Syria à la Carte: Turkish Invasion Highlights Rapidly Shifting Alliances
By Maximilian Popp and Christoph Reuter
The Turkish advance into northern Syria marks a turning point in the Syrian conflict. Its nominal target was Islamic State, but with large powers reconsidering their alliances in the region, the Kurds stand to lose the most.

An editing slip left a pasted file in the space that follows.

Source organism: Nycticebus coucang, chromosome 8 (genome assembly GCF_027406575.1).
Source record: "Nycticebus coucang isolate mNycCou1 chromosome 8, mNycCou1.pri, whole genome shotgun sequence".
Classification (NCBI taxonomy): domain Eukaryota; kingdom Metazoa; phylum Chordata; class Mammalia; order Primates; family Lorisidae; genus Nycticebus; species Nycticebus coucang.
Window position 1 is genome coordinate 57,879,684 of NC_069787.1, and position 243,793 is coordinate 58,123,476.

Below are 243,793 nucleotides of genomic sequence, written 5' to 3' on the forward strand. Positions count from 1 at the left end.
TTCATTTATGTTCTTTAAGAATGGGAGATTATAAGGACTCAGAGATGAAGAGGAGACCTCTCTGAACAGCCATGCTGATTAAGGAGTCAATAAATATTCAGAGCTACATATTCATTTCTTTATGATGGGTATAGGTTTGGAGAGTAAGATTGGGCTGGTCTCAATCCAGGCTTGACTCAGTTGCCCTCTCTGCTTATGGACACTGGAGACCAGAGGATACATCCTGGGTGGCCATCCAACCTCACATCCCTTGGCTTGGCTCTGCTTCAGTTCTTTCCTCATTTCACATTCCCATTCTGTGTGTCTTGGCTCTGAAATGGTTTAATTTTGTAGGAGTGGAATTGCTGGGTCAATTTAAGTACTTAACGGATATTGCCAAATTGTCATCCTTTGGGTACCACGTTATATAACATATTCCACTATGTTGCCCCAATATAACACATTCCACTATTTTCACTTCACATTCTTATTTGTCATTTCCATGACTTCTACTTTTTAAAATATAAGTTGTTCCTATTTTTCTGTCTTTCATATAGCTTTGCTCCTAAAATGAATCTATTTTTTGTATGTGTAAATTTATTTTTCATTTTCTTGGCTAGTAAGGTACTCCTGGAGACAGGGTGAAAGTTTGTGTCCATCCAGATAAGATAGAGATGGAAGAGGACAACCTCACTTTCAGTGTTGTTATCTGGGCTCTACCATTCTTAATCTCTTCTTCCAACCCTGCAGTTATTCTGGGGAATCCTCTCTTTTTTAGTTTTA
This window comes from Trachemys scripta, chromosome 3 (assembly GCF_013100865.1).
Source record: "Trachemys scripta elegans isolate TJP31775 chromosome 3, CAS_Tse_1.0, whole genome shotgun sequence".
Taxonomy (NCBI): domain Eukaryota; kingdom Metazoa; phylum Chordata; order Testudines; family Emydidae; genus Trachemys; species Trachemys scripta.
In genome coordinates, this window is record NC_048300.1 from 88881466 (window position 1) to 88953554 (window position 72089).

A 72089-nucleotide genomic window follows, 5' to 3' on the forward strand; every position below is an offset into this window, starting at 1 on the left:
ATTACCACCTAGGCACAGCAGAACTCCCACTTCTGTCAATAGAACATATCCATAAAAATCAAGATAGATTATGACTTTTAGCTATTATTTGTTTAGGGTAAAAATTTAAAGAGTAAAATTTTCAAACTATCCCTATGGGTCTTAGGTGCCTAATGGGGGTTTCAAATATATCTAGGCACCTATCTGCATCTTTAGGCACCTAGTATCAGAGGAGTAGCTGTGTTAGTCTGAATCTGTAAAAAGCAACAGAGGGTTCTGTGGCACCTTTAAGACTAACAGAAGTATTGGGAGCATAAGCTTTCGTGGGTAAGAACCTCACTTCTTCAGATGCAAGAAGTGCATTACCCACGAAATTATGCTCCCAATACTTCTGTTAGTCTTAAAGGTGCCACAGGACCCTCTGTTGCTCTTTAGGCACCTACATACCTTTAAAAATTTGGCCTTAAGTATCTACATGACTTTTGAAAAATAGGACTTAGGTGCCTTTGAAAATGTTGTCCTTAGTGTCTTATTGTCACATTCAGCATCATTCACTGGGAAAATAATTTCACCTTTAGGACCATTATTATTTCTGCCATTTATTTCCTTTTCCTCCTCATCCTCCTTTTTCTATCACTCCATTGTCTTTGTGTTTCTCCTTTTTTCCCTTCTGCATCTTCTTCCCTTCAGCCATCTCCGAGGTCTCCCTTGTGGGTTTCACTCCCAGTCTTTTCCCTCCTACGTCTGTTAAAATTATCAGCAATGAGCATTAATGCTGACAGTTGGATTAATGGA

One common description of chaos theory holds that the flapping of a butterfly's wings can trigger a tornado. And it could very well be that the theory is the best tool we currently have available to describe the complex situation in Syria. The butterfly wings in this case was the late July decision by the Syrian regime to recruit new tribal militia fighters in a remote northeastern province. The tornado it triggered four weeks later was threefold: the invasion of northern Syria by the Turkish army; the sudden expulsion of Islamic State from the border town of Jarabulus; and the US military suddenly finding itself on both sides of a new front in Syria -- that between the Turks and the Kurds.
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